**Nonparametric statistics** is the branch of statistics that is not based solely on parametrized families of probability distributions (common examples of parameters are the mean and variance). Nonparametric statistics is based on either being distribution-free or having a specified distribution but with the distribution's parameters unspecified. Nonparametric statistics includes both descriptive statistics and statistical inference. Nonparametric tests are often used when the assumptions of parametric tests are violated.^{[1]}

The term "nonparametric statistics" has been imprecisely defined in the following two ways, among others.

- The first meaning of
*nonparametric*covers techniques that do not rely on data belonging to any particular parametric family of probability distributions.These include, among others:

*distribution-free*methods, which do not rely on assumptions that the data are drawn from a given parametric family of probability distributions. As such it is the opposite of parametric statistics.*nonparametric statistics*(a statistic is defined to be a function on a sample; no dependency on a parameter).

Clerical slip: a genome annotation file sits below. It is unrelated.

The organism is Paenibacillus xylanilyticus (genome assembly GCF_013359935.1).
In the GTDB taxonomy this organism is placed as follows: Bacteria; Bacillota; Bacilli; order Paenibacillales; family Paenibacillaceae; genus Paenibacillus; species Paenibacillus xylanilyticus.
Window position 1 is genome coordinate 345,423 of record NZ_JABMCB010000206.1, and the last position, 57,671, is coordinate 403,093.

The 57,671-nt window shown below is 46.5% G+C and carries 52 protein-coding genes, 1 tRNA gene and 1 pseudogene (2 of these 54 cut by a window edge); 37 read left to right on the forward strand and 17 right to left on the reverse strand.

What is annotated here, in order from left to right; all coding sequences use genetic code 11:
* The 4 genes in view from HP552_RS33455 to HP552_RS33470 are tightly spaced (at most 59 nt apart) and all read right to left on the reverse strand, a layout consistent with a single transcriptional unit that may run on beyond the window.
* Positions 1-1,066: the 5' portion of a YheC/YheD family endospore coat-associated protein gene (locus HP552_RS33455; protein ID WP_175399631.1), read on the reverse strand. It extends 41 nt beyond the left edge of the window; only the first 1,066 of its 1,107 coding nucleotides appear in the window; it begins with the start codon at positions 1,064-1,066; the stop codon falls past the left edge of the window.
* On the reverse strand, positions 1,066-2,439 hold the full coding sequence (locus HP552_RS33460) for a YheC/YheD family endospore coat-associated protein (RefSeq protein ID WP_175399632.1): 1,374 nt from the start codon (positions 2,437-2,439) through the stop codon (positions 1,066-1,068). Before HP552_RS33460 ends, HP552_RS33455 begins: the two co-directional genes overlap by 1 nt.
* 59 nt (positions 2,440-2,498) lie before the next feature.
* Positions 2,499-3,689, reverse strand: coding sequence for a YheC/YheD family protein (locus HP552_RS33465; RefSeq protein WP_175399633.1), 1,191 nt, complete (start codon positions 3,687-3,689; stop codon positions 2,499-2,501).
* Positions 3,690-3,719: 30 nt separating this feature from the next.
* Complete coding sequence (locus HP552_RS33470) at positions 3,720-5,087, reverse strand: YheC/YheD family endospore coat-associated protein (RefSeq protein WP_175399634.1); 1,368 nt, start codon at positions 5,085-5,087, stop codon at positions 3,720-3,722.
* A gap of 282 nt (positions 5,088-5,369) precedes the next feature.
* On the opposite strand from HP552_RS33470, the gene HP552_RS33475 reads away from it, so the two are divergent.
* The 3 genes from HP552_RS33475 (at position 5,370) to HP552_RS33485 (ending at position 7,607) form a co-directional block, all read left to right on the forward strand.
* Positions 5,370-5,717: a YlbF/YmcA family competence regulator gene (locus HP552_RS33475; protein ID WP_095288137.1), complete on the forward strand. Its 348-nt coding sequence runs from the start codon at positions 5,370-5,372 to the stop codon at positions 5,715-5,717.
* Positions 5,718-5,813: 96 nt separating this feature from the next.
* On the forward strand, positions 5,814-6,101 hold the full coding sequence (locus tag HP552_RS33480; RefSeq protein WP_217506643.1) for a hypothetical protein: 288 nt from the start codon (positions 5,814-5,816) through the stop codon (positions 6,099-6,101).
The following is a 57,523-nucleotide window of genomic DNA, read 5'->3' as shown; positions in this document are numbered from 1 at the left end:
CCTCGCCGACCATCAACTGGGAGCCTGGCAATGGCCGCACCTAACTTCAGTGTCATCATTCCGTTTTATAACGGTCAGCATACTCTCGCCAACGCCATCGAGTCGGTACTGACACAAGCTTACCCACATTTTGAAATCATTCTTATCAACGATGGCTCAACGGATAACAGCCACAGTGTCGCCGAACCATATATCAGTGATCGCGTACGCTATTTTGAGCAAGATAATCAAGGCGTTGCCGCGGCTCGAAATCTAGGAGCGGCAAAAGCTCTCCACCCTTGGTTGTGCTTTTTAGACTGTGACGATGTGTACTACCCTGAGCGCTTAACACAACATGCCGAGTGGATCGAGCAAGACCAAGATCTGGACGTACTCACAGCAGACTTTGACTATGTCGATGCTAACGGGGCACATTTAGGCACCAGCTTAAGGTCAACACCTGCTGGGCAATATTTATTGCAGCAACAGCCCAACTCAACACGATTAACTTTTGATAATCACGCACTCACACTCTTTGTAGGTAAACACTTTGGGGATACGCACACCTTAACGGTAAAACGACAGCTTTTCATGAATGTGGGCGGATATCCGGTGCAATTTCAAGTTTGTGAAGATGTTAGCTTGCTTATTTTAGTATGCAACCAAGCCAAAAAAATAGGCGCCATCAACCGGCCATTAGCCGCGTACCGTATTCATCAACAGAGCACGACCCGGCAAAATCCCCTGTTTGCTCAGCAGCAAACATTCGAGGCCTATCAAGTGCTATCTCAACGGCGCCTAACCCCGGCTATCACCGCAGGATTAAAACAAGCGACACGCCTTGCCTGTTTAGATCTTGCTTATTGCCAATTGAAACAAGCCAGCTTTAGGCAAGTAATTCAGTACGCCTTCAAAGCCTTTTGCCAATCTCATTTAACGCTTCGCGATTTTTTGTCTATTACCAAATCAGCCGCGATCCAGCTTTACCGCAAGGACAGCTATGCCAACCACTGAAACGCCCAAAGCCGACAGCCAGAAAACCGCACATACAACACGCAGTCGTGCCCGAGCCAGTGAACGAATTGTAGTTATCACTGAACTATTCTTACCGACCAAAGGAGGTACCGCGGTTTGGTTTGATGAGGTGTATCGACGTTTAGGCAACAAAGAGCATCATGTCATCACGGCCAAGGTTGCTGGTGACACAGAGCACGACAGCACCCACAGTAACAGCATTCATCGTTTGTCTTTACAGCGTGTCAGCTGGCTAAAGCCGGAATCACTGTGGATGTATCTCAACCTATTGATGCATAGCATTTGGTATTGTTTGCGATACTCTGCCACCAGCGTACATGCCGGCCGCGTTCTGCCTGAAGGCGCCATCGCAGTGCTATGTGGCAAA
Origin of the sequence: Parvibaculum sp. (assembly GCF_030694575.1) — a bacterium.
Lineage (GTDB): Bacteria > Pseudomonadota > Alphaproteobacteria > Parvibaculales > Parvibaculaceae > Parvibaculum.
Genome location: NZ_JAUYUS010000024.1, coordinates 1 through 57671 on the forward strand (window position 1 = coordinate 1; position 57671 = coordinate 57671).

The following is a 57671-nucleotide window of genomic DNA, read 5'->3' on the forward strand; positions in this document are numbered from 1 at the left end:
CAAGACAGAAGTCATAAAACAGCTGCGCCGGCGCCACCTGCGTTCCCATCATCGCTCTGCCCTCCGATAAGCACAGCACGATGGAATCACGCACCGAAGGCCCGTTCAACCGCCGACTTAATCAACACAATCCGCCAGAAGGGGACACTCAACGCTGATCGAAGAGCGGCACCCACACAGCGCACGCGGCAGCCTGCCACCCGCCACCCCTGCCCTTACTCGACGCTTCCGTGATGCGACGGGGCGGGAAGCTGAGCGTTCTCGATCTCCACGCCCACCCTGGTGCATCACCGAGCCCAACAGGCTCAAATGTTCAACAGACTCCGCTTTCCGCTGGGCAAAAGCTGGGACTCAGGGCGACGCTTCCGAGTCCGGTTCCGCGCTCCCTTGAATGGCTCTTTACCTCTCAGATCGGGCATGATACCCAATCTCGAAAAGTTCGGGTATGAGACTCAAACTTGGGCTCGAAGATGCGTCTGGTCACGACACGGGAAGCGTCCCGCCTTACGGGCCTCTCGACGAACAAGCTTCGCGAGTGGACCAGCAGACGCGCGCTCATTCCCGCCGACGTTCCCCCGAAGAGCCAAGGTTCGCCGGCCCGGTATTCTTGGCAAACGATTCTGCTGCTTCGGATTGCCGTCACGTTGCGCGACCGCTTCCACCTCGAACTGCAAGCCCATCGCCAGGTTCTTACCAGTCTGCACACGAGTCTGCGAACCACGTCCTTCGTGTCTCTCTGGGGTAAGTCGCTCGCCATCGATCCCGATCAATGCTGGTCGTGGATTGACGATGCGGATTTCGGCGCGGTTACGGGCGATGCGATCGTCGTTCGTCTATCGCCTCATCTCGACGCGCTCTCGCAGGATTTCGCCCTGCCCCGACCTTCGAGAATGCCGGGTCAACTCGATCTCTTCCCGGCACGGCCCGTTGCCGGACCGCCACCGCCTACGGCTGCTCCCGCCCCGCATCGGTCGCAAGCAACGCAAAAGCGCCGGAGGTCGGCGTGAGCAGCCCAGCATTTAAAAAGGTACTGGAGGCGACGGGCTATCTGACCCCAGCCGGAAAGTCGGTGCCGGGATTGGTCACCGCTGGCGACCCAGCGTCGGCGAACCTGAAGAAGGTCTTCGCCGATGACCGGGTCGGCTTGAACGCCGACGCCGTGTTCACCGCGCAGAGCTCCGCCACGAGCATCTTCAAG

Order statistics, which are based on the ranks of observations, is one example of such statistics.

The following discussion is taken from

*Kendall's Advanced Theory of Statistics*.^{[2]}Statistical hypotheses concern the behavior of observable random variables.... For example, the hypothesis (a) that a normal distribution has a specified mean and variance is statistical; so is the hypothesis (b) that it has a given mean but unspecified variance; so is the hypothesis (c) that a distribution is of normal form with both mean and variance unspecified; finally, so is the hypothesis (d) that two unspecified continuous distributions are identical.

It will have been noticed that in the examples (a) and (b) the distribution underlying the observations was taken to be of a certain form (the normal) and the hypothesis was concerned entirely with the value of one or both of its parameters. Such a hypothesis, for obvious reasons, is called

*parametric*.Hypothesis (c) was of a different nature, as no parameter values are specified in the statement of the hypothesis; we might reasonably call such a hypothesis

*non-parametric*. Hypothesis (d) is also non-parametric but, in addition, it does not even specify the underlying form of the distribution and may now be reasonably termed*distribution-free*. Notwithstanding these distinctions, the statistical literature now commonly applies the label "non-parametric" to test procedures that we have just termed "distribution-free", thereby losing a useful classification. - The second meaning of